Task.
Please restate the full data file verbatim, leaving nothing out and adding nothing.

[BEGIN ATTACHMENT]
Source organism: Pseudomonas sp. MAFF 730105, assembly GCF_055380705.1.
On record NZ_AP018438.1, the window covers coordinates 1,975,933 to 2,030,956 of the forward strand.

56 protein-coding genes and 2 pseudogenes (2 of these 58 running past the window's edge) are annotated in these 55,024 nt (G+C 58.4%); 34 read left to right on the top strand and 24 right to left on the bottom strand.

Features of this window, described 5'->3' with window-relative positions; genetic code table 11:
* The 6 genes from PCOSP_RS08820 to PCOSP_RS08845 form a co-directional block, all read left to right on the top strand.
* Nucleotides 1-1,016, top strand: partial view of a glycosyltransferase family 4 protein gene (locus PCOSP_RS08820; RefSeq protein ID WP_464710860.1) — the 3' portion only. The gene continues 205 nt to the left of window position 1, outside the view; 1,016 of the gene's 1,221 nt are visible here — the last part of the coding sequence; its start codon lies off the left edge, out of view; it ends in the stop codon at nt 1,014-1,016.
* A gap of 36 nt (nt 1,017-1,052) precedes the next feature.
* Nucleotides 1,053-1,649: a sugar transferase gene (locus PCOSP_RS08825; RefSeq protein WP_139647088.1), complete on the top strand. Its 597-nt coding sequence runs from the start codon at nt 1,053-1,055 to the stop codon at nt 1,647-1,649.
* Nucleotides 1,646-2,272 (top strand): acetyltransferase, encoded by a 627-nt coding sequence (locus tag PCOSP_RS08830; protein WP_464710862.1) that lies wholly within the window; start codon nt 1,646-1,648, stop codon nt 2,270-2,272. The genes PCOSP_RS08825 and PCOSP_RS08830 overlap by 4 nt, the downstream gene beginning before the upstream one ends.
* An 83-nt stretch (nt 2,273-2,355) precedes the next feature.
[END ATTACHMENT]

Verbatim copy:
Source organism: Pseudomonas sp. MAFF 730105, assembly GCF_055380705.1.
On record NZ_AP018438.1, the window covers coordinates 1,975,933 to 2,030,956 of the forward strand.

56 protein-coding genes and 2 pseudogenes (2 of these 58 running past the window's edge) are annotated in these 55,024 nt (G+C 58.4%); 34 read left to right on the top strand and 24 right to left on the bottom strand.

Features of this window, described 5'->3' with window-relative positions; genetic code table 11:
* The 6 genes from PCOSP_RS08820 to PCOSP_RS08845 form a co-directional block, all read left to right on the top strand.
* Nucleotides 1-1,016, top strand: partial view of a glycosyltransferase family 4 protein gene (locus PCOSP_RS08820; RefSeq protein ID WP_464710860.1) — the 3' portion only. The gene continues 205 nt to the left of window position 1, outside the view; 1,016 of the gene's 1,221 nt are visible here — the last part of the coding sequence; its start codon lies off the left edge, out of view; it ends in the stop codon at nt 1,014-1,016.
* A gap of 36 nt (nt 1,017-1,052) precedes the next feature.
* Nucleotides 1,053-1,649: a sugar transferase gene (locus PCOSP_RS08825; RefSeq protein WP_139647088.1), complete on the top strand. Its 597-nt coding sequence runs from the start codon at nt 1,053-1,055 to the stop codon at nt 1,647-1,649.
* Nucleotides 1,646-2,272 (top strand): acetyltransferase, encoded by a 627-nt coding sequence (locus tag PCOSP_RS08830; protein WP_464710862.1) that lies wholly within the window; start codon nt 1,646-1,648, stop codon nt 2,270-2,272. The genes PCOSP_RS08825 and PCOSP_RS08830 overlap by 4 nt, the downstream gene beginning before the upstream one ends.
* An 83-nt stretch (nt 2,273-2,355) precedes the next feature.